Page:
In this essay on whether human activities are determined, the focus will be on the perspective of psychologist Amy Smith who asserted that while people do have automatic behaviors, they can be controlled through an individual’s internal mental processes which are similar to the concept of free will. This perspective is in direct opposition to the views of Bargh and Chartrand who present the notion that a person’s everyday actions are not based on their conscious intentions or purposeful choices but by external environmental influence (Bargh & Chartrand, 1999). This assumption by Bargh and Chartrand can be considered similar to the notion of irrational exuberance which states that people base their actions on the behaviors of other people. As such, it can be assumed that an individual’s interaction with the world around them is based on what they have perceived other people were doing resulting in a form of emulation. An example of this notion was shown in the case example involving a man becoming predisposed to violence due to watching a movie that depicts violence. However, the problem with utilizing this example is that violent movies and television shows are a typical Hollywood staple with millions watching some type of violent program each year yet this has not created a society that is specifically oriented towards violence. This reveals that there must be some underlying factor in place that influences people to restrain their actions which enable them to enjoy the violent scenes they are watching but not desire to actively take part in a similar escapade.
It is this internal mental process that Smith assets are behind an individual ultimately being the one who directs their own goals and actions thereby refuting the assumption presented by Bargh and Chartrand involving external environmental influences. This is not to say that people are not the products of their environment, they are to some degree; rather, it is more accurate to state that while an individual is influenced by their general environment, the ultimate choice behind whether to commit to certain actions or goals lies within the concept of self-direction and internal interpretations of the external environment that a person finds themselves in.
The opposing position on this issue through the arguments of Bargh and Chartrand present the notion that the correlation between internal thought processes and external environmental influences creates a form of learned behavior (Bargh & Chartrand, 1999). As a result, people tend to manifest the behaviors, perspectives, and overall mannerisms that are present in their external environment which influences their choices and way of thinking (Bargh & Chartrand, 1999). For example, people, in general, are not born racist, and this has been shown through numerous studies on the issue (Bush, 2010). In fact, logically speaking, racism does not make sense since everyone is technically the same. However, due to the influences of the external environment that a child has been raised in and the various views they are taught to internalize, this manifests as them having a high chance of becoming racist in the future. Thoughts regarding the “inferiority” of other races become “automatic” so to speak due to the significance of internalization that occurred regarding this form of learned behavior From this; it can be seen that the external environment can have a significant impact on behavioral development.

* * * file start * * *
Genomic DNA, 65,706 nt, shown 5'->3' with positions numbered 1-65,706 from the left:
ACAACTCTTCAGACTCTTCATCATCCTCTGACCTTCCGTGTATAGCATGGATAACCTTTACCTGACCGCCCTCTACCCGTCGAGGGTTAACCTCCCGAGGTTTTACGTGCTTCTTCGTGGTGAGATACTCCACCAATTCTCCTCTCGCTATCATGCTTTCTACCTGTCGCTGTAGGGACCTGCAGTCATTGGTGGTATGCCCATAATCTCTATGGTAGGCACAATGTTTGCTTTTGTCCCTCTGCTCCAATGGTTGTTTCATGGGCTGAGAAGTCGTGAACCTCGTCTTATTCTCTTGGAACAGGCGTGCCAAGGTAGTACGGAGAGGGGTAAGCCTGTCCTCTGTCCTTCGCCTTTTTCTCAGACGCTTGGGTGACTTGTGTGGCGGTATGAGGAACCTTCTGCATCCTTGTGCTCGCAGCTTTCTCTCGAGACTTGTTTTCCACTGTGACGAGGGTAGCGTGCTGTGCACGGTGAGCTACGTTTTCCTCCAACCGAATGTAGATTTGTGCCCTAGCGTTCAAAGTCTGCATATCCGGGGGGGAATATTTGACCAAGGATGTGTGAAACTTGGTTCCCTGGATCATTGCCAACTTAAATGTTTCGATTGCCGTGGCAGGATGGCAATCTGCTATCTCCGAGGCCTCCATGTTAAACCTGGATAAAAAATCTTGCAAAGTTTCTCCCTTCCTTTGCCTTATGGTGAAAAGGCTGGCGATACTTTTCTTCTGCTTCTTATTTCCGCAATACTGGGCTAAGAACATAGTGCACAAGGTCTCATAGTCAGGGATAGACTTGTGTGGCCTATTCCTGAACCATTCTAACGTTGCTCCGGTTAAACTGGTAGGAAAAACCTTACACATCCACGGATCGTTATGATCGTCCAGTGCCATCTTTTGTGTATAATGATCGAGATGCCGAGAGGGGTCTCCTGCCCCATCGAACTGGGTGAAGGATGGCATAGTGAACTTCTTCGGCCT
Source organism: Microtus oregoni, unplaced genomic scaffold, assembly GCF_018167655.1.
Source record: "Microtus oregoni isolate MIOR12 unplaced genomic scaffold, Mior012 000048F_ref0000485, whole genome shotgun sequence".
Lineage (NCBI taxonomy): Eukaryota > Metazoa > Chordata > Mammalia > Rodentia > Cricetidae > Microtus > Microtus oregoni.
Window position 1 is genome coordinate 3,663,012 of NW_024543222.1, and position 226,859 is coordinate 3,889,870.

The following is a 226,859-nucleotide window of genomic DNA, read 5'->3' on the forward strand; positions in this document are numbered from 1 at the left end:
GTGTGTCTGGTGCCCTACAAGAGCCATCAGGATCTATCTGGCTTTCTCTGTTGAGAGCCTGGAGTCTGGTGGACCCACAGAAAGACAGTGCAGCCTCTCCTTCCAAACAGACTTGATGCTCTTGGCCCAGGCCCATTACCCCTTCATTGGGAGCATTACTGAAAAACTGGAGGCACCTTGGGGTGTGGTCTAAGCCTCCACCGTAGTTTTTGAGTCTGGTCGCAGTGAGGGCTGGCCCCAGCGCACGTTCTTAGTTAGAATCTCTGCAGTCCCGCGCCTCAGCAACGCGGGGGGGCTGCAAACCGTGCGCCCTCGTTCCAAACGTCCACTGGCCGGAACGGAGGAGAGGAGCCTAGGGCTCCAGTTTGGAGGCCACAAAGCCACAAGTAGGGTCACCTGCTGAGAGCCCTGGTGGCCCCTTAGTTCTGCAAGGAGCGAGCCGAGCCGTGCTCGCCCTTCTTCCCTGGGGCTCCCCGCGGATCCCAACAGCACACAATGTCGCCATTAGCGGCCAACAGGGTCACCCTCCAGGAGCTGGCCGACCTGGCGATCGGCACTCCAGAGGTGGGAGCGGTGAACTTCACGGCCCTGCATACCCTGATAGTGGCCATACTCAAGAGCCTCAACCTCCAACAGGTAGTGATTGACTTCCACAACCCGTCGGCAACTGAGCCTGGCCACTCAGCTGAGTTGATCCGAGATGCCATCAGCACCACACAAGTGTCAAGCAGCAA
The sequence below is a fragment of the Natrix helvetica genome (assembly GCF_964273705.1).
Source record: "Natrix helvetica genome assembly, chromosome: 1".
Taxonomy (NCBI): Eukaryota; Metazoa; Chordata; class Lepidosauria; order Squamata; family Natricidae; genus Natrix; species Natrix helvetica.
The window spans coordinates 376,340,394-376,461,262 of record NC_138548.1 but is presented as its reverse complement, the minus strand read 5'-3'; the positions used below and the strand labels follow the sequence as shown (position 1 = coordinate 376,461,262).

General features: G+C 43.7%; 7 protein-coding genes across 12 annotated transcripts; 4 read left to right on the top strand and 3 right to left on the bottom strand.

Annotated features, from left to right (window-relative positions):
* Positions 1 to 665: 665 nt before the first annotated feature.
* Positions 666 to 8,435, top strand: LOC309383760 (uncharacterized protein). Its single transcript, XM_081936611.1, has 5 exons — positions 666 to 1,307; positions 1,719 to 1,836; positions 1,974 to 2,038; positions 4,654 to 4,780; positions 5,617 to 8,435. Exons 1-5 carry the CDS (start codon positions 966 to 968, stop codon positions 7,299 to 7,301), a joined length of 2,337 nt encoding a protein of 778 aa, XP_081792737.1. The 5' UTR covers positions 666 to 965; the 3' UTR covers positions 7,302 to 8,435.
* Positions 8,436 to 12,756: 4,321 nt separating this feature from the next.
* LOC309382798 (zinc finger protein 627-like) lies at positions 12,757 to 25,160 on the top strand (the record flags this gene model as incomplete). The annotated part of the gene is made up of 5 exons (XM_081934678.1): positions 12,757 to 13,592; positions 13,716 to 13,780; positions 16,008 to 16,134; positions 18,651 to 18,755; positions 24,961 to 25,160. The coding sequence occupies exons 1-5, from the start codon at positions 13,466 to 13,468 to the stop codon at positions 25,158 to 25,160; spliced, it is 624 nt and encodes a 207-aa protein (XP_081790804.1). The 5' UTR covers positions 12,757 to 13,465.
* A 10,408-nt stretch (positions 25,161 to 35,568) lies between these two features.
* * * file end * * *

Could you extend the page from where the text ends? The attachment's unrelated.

Refutation of Opposing Position
Refuting the arguments presented by Bargh and Chartrand can be done through Social Bond Theory by Travis Hirsche which explains that it is the bonds that people have with their family and friends as well as to various aspects of society that prevent them from committing socially deviant behavior (Scheff, 2000). It is the potential fear over the loss of these bonds that cause a person to conform to various social rules and expectations. This helps to explain the predilection of certain individuals toward criminal behavior since, in many cases, these people lack the necessary social bonds to cause them to fear to lose them (Scheff, 2000). Through this theory, it can be seen that human behavior and its resulting interaction with the general environment is often a manifestation of internal choice rather than the result of external environmental influences.
Based on what has been presented so far, it can be stated that while a person is affected by their general environment, the ultimate choice behind whether to commit to certain actions or goals lies within the concept of self-direction and internal interpretations of the external environment that a person finds themselves in. The external environment of a person can have a massive impact on how they view the world and the resulting influence this could have on their behavior. However, a person’s choices are still based on conscious will being brought about by their own personal experiences. This means that the influences of an individual’s external environment can only go so far with the ultimate choice relying on their sense of reasoning rather than simply on what they experienced.
Response to Feedback
Bargh, J. A., & Chartrand, T. L. (1999). The Unbearable Automaticity of Being. American Psychologist, 54(7), 462.
Bush, V. (2010). Are We Born Racist?: New Insights from Neuroscience and Positive Psychology. Booklist, 106(22), 10.
Scheff, T. J. (2000). Shame and the Social Bond: A Sociological Theory. Sociological Theory, 18(1), 84.
Tait, G. E. (1995, September 16). Schomburg exhibit: Time capsule of transcendence,
triumph. New York Amsterdam News. p. 34.